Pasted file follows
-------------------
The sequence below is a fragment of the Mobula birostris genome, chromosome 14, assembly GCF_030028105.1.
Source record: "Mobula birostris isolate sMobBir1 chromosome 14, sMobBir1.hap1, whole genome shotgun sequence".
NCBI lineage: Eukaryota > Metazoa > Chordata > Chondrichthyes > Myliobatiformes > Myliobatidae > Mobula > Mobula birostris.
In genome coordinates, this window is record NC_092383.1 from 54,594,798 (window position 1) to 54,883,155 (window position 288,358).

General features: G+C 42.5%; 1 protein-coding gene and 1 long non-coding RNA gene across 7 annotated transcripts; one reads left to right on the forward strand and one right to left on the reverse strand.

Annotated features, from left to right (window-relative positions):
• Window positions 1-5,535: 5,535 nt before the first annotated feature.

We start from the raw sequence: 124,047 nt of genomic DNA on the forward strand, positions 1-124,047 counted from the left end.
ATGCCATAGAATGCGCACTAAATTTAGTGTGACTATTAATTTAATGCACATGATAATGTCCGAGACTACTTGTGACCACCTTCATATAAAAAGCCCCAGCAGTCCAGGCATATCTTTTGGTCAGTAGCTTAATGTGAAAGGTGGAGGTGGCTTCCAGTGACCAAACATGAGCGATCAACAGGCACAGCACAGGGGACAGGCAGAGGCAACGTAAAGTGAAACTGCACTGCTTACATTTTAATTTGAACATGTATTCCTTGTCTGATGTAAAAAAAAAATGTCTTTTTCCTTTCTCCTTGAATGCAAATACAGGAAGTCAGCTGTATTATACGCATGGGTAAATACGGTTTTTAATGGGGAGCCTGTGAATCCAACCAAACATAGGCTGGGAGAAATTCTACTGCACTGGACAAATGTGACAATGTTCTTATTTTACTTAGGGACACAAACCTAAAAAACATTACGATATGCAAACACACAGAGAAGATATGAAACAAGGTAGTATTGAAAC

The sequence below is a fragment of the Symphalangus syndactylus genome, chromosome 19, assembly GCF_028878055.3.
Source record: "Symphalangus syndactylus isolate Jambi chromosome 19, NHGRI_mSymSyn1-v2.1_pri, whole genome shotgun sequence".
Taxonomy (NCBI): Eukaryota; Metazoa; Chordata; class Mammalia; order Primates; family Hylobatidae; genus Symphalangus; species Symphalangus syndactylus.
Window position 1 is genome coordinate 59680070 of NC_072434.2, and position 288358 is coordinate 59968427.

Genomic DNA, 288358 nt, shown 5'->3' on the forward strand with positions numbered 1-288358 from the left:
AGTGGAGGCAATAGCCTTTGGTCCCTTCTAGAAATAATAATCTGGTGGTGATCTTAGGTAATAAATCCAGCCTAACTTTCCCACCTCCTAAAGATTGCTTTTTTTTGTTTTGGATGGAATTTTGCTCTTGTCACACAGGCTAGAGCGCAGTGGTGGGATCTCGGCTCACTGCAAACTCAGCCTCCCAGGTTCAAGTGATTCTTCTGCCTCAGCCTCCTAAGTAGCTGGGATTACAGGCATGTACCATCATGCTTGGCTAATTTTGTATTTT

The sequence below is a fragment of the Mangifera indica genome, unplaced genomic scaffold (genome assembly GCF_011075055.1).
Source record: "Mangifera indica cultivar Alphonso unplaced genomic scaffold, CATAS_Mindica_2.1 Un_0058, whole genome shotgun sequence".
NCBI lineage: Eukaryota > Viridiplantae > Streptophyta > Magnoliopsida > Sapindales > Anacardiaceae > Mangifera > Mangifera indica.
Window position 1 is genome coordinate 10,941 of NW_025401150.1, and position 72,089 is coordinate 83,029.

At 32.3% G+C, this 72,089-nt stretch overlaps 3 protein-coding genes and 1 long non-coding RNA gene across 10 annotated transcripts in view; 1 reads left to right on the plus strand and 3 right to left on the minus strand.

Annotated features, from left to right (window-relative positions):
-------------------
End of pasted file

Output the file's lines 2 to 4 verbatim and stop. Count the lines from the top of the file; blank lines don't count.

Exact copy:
Source record: "Mobula birostris isolate sMobBir1 chromosome 14, sMobBir1.hap1, whole genome shotgun sequence".
NCBI lineage: Eukaryota > Metazoa > Chordata > Chondrichthyes > Myliobatiformes > Myliobatidae > Mobula > Mobula birostris.
In genome coordinates, this window is record NC_092383.1 from 54,594,798 (window position 1) to 54,883,155 (window position 288,358).